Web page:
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Federal Reserve Payment Study: Checks remain a critical component of the payment system

Americans may be using checks less often these days, but with 21.1 billion written in 2012, checks remain a critical component of the payment system. Checks also are significantly less prone to fraud than other methods of payment, according to the 2013 Federal Reserve Payment Study. One reason for this may be image exchange and RDC, as the Fed said nearly all checks are now cleared electronically.

Excluding wire transfers, Americans made an estimated 122.8 billion noncash payments with a total value of $79.0 trillion in 2012, according to the Fed’s data. Broken out into two separate categories (electronic and paper), checks represented fully one-third of the total value of non-cash payments but just 15% of the total number of payments. And with an average value of $1,420, checks are used for much larger transactions than the average credit card payment, which was $92, in 2012.

The Federal Reserve Payments Study is spearheaded by the Federal Reserve Bank of Atlanta. The Atlanta Fed (which manages Federal Reserve Retail Payment Operations) has been collecting and analyzing data on non-cash payments every three years since 2000; the 2013 study is the fifth thus far. The study consists of three different surveys that collect data from financial institutions, networks, processors and card issuers.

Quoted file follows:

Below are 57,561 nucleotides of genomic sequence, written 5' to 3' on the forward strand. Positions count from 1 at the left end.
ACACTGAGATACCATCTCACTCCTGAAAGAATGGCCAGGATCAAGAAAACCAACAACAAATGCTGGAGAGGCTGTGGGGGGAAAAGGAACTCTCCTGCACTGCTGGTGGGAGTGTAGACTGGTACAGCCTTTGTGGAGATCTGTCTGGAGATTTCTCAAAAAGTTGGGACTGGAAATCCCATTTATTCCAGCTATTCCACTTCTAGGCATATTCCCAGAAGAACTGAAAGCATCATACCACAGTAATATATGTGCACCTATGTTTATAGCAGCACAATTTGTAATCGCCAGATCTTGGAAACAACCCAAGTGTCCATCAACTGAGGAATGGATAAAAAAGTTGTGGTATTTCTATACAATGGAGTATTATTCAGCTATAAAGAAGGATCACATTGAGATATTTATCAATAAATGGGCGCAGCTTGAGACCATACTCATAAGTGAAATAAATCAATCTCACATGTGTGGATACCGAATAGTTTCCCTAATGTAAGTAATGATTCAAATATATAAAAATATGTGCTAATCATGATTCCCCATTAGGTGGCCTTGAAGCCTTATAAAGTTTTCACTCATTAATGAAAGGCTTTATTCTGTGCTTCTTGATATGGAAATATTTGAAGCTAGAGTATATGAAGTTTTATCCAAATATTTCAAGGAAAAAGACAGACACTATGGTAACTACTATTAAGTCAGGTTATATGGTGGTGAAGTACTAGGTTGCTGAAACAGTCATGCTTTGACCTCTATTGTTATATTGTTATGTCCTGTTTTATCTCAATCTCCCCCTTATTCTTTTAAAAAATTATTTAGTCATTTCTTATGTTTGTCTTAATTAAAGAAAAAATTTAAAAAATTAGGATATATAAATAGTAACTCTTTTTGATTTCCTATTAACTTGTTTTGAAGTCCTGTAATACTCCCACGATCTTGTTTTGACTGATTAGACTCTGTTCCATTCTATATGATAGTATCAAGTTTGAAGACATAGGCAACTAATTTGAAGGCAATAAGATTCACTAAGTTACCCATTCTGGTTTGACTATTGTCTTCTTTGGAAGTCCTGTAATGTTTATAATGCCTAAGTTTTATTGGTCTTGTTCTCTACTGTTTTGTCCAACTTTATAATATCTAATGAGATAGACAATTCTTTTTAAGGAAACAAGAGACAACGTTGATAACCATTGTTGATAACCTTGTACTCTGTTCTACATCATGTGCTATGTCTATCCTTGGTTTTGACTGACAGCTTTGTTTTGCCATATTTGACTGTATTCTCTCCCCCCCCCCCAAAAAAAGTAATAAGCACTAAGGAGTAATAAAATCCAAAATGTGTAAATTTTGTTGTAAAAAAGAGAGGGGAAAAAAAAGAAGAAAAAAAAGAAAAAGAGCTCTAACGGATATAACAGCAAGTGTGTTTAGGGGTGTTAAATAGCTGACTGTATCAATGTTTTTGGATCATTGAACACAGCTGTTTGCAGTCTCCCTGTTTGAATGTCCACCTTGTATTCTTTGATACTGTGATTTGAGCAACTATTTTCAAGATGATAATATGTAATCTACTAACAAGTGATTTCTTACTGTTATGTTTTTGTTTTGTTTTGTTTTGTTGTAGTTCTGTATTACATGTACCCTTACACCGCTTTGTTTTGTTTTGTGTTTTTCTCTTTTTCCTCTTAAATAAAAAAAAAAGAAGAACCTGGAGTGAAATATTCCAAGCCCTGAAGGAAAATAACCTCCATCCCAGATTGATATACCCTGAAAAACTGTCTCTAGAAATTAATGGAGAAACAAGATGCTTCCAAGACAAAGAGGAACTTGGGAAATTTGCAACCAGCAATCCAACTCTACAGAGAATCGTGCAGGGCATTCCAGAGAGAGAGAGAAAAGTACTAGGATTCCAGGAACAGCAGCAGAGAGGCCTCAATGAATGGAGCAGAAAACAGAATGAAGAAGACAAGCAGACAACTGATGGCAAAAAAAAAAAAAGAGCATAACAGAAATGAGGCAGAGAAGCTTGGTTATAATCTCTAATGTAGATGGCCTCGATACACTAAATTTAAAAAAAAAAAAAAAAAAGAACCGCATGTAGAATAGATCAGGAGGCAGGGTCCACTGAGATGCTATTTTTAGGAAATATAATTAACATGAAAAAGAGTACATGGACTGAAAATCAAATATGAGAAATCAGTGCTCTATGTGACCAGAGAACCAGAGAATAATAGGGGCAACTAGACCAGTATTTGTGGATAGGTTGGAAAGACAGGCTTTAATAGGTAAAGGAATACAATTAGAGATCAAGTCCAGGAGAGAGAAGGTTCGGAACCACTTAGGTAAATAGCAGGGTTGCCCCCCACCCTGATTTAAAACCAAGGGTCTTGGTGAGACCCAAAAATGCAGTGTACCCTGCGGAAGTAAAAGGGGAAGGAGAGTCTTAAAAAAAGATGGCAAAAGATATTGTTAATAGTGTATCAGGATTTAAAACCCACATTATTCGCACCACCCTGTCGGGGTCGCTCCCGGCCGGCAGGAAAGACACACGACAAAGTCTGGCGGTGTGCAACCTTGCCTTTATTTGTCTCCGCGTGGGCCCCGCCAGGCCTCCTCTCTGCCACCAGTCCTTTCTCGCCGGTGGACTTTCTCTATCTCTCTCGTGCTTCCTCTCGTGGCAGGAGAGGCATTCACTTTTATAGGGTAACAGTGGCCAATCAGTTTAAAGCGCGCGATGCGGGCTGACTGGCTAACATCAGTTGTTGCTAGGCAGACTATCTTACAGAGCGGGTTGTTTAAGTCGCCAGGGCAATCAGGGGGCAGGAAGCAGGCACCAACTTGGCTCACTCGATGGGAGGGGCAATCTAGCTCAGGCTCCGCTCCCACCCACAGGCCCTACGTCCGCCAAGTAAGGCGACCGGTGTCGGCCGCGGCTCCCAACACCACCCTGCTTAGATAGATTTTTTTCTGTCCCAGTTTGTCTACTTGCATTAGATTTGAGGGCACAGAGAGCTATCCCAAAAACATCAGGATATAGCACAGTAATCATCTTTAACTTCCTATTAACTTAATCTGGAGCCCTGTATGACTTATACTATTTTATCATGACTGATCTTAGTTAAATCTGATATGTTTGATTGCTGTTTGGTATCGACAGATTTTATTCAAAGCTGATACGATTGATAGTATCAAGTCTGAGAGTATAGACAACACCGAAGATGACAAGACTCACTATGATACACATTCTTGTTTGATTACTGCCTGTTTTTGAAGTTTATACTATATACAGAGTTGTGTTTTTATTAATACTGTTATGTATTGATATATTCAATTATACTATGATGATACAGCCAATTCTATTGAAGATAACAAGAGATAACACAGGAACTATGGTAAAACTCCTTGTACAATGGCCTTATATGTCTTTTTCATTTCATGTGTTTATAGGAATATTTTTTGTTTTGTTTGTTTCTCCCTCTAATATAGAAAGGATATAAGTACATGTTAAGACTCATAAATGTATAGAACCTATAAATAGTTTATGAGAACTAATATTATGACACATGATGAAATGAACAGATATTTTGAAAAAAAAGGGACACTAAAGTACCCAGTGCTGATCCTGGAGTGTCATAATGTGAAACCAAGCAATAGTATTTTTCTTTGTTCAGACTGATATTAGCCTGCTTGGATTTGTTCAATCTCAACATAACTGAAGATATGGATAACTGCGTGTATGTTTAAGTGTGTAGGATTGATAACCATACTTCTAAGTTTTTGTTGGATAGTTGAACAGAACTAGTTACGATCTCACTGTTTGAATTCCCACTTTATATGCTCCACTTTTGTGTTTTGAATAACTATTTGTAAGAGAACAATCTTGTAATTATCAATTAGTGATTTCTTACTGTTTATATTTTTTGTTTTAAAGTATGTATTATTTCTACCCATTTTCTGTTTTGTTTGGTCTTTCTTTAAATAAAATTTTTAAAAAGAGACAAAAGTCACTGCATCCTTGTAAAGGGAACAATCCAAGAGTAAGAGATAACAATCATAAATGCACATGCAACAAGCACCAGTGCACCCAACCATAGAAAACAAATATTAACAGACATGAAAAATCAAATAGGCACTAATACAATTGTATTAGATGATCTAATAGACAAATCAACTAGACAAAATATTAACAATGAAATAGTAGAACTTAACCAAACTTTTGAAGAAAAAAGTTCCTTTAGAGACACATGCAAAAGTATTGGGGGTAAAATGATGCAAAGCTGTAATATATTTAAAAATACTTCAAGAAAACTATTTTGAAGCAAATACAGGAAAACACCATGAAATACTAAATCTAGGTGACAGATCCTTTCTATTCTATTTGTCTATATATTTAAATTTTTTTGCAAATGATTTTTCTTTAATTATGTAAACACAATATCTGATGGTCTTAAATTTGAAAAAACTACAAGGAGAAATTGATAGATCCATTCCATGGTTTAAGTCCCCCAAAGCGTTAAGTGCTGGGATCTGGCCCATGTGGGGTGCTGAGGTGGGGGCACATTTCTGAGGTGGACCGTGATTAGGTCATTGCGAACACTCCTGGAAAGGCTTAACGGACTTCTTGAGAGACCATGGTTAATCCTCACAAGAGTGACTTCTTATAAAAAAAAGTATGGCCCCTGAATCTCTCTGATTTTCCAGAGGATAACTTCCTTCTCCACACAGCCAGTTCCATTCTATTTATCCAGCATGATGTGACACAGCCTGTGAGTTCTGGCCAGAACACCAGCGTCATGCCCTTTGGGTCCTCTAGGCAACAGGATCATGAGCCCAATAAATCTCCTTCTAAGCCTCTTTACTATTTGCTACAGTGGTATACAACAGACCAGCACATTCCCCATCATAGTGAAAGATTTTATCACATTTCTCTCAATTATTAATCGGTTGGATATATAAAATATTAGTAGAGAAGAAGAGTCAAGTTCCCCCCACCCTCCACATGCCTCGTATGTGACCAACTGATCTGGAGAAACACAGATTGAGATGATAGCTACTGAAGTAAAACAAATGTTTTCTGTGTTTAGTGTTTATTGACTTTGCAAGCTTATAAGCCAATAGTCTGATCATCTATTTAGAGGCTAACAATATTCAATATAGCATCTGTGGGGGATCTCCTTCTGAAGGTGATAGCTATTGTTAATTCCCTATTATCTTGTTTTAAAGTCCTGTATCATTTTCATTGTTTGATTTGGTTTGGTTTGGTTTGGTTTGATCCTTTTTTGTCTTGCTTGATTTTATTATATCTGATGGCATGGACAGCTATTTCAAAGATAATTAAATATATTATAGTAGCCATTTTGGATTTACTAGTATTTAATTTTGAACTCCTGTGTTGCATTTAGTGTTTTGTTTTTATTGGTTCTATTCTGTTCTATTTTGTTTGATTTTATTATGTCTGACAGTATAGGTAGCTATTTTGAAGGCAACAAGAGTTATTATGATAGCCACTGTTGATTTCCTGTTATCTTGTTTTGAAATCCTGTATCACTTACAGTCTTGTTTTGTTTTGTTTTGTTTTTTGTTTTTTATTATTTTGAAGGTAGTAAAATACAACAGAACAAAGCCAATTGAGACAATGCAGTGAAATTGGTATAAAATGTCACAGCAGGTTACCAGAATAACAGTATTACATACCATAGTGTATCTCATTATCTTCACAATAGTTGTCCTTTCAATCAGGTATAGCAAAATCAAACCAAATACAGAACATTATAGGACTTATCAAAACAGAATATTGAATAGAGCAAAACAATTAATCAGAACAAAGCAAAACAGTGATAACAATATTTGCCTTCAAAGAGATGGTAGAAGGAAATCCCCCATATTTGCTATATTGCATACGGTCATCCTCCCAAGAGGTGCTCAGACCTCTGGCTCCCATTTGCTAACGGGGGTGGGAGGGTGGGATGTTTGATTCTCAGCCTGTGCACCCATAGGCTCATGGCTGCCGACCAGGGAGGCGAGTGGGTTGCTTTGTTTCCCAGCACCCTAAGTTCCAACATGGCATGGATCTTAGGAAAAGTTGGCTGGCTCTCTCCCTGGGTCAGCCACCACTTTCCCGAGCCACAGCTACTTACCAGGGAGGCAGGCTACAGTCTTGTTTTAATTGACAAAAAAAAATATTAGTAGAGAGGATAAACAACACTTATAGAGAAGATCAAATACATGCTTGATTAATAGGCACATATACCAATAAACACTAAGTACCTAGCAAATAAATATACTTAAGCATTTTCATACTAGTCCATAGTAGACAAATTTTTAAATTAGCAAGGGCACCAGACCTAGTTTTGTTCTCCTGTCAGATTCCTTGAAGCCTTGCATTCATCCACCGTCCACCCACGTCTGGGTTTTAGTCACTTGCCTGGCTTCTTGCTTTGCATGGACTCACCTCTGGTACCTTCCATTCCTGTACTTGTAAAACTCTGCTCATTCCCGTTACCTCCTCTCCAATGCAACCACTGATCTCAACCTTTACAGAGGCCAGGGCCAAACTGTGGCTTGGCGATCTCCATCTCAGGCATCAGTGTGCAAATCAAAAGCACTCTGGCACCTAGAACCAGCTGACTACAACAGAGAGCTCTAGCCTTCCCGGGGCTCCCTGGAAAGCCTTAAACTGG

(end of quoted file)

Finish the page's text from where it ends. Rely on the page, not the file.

The complete 2013 Federal Reserve Payments Study report, released in late July offers keen insights into the nature of check writing in America. For example, the Fed’s analysis indicates that businesses continue to rely on checks more than individuals. Checks written by business accounted for 78.5% of the total value of checks paid in 2012 while checks payable to businesses were 82.7% of that total.

Additionally, the research indicates there were an estimated 31.1 million unauthorized transactions with a total value of $6.1 billion, in 2012. Checks were just 3% of the total number and 16% of the total value of those third-party frauds.